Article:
He also published in 1794-1799 an Ausfuhrliche Erkldrung der Hogarthschen Kupfersliche. . Lichtenberg's Vermischte Schriften were published by F. Kries in 9 vols. (1800 - 1805).
It was not until 1928 that an acceptable resolution of this paradox was suggested by Thornton C Fry.
In 1795 he published a biography of Copernicus.
Himself an active observer, Lichtenberg sighted and described a comet, studied the fall of meteorites, and observed the transit of Venus on 19 June 1769.
Later the selenographer J. H. Mädler reassigned the name of Lichtenberg to a much more prominent feature—a first-order ring plain north of the Ocean of Storms (–67° 5′3″’ long. ,+31° 25′20″ lat. )
Along with the scrupulous presentation of facts, Lichtenberg offered his students a view of physics which would not be out of tune with the attitudes of the twentieth century.
He combined bold imagining with radical scientific skepticism and left a legacy of maxims, many of which are as valid today as they were in his time.
He was among the first to question the validity of the postulates of Euclidean geometry, in particular the postulate that only one straight line can pass through two points.
He questioned the usefulness of the concept of ether because of the absence of any measurable effects that could be attributed to it.
At the same time he recognized the importance of “experimenting with ideas, ” provided they are based on fact and the resulting theory is verifiable experimentally.
He was contemptuous of dogmatists and scornful of those who confuse “facts” and “dreams. ”
Guided by the precept that “repeating an experiment with larger apparatus is tantamount to looking at the phenomenon through a microscope, ” Lichtenberg constructed a gigantic electrophorus and, while experimenting with it, discovered in 1777 the basic process of xerographic copying.
Lichtenberg must be considered the most significant early observer of the subconscious.
Concepts of repression, compensation, subconscious motivation, and sublimation are all in his writings.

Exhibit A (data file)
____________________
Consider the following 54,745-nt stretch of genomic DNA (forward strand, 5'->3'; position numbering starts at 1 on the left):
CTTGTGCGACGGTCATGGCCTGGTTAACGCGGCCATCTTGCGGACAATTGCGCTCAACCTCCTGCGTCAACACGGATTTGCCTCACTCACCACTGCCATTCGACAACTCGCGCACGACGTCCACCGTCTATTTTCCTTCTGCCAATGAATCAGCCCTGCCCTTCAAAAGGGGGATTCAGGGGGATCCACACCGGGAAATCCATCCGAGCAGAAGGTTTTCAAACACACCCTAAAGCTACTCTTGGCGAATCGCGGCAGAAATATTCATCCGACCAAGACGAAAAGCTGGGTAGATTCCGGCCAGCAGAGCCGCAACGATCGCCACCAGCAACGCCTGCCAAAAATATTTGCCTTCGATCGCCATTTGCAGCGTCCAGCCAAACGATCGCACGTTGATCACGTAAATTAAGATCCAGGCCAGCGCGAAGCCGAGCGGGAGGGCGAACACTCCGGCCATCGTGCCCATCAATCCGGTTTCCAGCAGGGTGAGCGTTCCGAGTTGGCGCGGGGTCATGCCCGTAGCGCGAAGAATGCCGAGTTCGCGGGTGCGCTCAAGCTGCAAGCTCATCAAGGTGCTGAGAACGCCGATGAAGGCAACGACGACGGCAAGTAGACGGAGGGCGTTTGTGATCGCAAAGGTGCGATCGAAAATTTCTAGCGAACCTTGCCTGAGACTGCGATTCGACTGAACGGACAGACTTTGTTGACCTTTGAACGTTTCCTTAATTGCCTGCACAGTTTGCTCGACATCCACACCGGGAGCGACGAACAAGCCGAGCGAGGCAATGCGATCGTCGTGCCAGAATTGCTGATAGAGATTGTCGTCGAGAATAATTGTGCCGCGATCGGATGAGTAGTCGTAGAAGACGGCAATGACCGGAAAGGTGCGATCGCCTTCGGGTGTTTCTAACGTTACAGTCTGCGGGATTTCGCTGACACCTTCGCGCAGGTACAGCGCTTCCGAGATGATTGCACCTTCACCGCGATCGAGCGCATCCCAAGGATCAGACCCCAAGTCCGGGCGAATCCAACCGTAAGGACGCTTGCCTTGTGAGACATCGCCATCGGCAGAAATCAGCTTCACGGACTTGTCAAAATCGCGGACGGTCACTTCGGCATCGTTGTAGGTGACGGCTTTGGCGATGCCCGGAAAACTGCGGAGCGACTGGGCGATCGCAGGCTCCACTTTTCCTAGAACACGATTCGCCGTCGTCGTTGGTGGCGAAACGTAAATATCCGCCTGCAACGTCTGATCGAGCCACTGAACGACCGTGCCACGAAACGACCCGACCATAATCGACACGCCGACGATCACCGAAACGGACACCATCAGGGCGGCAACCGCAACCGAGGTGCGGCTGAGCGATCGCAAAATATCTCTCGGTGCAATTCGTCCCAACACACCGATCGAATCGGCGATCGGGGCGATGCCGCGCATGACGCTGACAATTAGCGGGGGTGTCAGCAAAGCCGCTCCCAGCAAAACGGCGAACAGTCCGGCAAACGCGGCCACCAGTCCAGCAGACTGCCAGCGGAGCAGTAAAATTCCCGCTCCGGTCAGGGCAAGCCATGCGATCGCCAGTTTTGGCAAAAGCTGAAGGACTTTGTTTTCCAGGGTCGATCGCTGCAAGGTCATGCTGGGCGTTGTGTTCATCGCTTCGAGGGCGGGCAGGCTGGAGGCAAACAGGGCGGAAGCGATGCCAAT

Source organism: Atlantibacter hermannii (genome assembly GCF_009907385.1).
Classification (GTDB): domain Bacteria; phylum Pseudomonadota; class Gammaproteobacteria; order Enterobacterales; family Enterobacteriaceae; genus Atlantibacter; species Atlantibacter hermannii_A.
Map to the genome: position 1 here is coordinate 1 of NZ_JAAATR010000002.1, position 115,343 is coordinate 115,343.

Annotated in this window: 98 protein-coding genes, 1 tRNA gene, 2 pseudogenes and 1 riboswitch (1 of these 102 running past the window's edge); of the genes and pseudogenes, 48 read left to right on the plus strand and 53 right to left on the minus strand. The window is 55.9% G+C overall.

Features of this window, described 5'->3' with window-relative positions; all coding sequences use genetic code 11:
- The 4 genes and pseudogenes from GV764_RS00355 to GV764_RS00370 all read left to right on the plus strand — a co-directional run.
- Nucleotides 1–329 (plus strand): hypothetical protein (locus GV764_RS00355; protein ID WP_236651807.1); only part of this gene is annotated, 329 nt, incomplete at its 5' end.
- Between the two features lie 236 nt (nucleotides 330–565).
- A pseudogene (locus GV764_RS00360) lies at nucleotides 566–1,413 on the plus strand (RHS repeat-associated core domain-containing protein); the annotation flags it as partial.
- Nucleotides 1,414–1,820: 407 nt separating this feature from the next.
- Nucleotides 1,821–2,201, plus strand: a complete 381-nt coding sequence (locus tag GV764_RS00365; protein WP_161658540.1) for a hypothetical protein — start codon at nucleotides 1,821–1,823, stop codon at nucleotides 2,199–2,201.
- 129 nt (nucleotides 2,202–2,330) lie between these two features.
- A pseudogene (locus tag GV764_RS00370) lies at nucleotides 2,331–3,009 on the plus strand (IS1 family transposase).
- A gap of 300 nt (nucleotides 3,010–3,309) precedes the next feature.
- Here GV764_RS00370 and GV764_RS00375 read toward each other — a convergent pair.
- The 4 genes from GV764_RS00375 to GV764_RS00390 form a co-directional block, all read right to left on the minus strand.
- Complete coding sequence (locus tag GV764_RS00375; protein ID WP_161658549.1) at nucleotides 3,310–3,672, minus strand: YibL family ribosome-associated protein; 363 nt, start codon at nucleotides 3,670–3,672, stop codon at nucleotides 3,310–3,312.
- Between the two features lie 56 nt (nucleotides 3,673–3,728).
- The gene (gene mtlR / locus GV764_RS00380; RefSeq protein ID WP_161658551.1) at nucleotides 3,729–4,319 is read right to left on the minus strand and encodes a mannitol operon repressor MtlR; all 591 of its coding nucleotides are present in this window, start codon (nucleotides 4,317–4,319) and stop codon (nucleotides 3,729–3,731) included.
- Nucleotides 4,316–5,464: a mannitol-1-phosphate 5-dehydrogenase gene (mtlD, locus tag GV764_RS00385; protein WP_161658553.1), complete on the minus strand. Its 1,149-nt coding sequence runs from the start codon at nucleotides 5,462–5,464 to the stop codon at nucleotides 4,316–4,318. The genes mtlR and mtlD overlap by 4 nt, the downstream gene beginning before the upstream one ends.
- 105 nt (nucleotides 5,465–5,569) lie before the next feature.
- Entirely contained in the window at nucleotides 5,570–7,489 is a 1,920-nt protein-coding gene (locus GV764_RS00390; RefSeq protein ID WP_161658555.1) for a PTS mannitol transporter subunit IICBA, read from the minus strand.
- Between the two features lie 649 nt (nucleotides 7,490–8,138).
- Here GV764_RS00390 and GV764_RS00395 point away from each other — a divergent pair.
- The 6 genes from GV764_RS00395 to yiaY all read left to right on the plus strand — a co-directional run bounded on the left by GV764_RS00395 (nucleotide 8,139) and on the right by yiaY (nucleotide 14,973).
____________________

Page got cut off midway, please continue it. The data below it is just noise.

Lichtenberg is quoted over a dozen times by Sigmund Freud.
It is for his role as a “heretic” and an “antifaust, ” who in his superb satiric and aphoristic writings stood out strongly against “metaphysical and romantic excesses, ” that Lichtenberg is known best.
Lichtenberg saw as the purpose of his teaching the “coherent exposition of physical relationships as preparation for a future science of nature. ”
He used hypotheses very much as we use “models” in physics of the twentieth century.
The interconnectedness of things, the wholeness of nature, was a postulate that guided all his work.
In his quest for the “conception of the whole” Lichtenberg expressed some ideas which must have sounded rather farfetched to his contemporaries.
He wrote: “Almost everything in physics must be investigated anew, even the bestknown things, because it is precisely here that one least suspects something new or incorrect. ”
He wrote, “I see such hypotheses in physics as nothing else but convenient pictures that facilitate the conception of the whole. ”
In 1793 he was elected to membership in the Royal Society (London) and in 1795 to membership in the Petersburg Academy of Sciences.
In particular, Lichtenberg examined the interrelation between moods and facial expressions and gestures.
His aphorisms and his commentaries on the engravings of Hogarth are unsurpassed.